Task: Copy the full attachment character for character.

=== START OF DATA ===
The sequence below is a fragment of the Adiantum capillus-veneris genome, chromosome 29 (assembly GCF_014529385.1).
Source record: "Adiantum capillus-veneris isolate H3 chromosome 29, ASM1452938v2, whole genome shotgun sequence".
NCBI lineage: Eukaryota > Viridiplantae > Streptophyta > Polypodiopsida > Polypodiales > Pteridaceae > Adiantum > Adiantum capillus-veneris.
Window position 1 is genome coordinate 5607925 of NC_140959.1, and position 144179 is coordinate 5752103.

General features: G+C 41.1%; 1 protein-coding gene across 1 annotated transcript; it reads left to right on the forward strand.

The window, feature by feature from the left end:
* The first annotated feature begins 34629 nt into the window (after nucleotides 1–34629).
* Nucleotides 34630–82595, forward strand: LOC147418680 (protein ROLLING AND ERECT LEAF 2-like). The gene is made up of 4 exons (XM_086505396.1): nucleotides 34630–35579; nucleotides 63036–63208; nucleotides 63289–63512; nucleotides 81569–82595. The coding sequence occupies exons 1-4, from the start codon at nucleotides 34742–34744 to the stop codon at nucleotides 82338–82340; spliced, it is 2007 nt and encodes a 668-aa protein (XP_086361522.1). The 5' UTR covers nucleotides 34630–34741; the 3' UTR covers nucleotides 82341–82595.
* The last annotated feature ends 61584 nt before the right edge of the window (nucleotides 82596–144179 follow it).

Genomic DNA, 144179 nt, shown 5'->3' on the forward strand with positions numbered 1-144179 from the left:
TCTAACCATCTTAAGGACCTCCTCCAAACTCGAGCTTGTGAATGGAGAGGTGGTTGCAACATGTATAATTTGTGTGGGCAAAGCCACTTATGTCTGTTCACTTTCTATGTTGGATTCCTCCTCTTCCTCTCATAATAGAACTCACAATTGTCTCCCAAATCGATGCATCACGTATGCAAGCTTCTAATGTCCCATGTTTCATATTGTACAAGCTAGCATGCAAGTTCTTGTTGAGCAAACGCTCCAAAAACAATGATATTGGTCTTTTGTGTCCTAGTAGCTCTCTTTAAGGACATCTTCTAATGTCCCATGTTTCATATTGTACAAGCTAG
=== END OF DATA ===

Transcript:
The sequence below is a fragment of the Adiantum capillus-veneris genome, chromosome 29 (assembly GCF_014529385.1).
Source record: "Adiantum capillus-veneris isolate H3 chromosome 29, ASM1452938v2, whole genome shotgun sequence".
NCBI lineage: Eukaryota > Viridiplantae > Streptophyta > Polypodiopsida > Polypodiales > Pteridaceae > Adiantum > Adiantum capillus-veneris.
Window position 1 is genome coordinate 5607925 of NC_140959.1, and position 144179 is coordinate 5752103.

General features: G+C 41.1%; 1 protein-coding gene across 1 annotated transcript; it reads left to right on the forward strand.

The window, feature by feature from the left end:
* The first annotated feature begins 34629 nt into the window (after nucleotides 1–34629).
* Nucleotides 34630–82595, forward strand: LOC147418680 (protein ROLLING AND ERECT LEAF 2-like). The gene is made up of 4 exons (XM_086505396.1): nucleotides 34630–35579; nucleotides 63036–63208; nucleotides 63289–63512; nucleotides 81569–82595. The coding sequence occupies exons 1-4, from the start codon at nucleotides 34742–34744 to the stop codon at nucleotides 82338–82340; spliced, it is 2007 nt and encodes a 668-aa protein (XP_086361522.1). The 5' UTR covers nucleotides 34630–34741; the 3' UTR covers nucleotides 82341–82595.
* The last annotated feature ends 61584 nt before the right edge of the window (nucleotides 82596–144179 follow it).

Genomic DNA, 144179 nt, shown 5'->3' on the forward strand with positions numbered 1-144179 from the left:
TCTAACCATCTTAAGGACCTCCTCCAAACTCGAGCTTGTGAATGGAGAGGTGGTTGCAACATGTATAATTTGTGTGGGCAAAGCCACTTATGTCTGTTCACTTTCTATGTTGGATTCCTCCTCTTCCTCTCATAATAGAACTCACAATTGTCTCCCAAATCGATGCATCACGTATGCAAGCTTCTAATGTCCCATGTTTCATATTGTACAAGCTAGCATGCAAGTTCTTGTTGAGCAAACGCTCCAAAAACAATGATATTGGTCTTTTGTGTCCTAGTAGCTCTCTTTAAGGACATCTTCTAATGTCCCATGTTTCATATTGTACAAGCTAG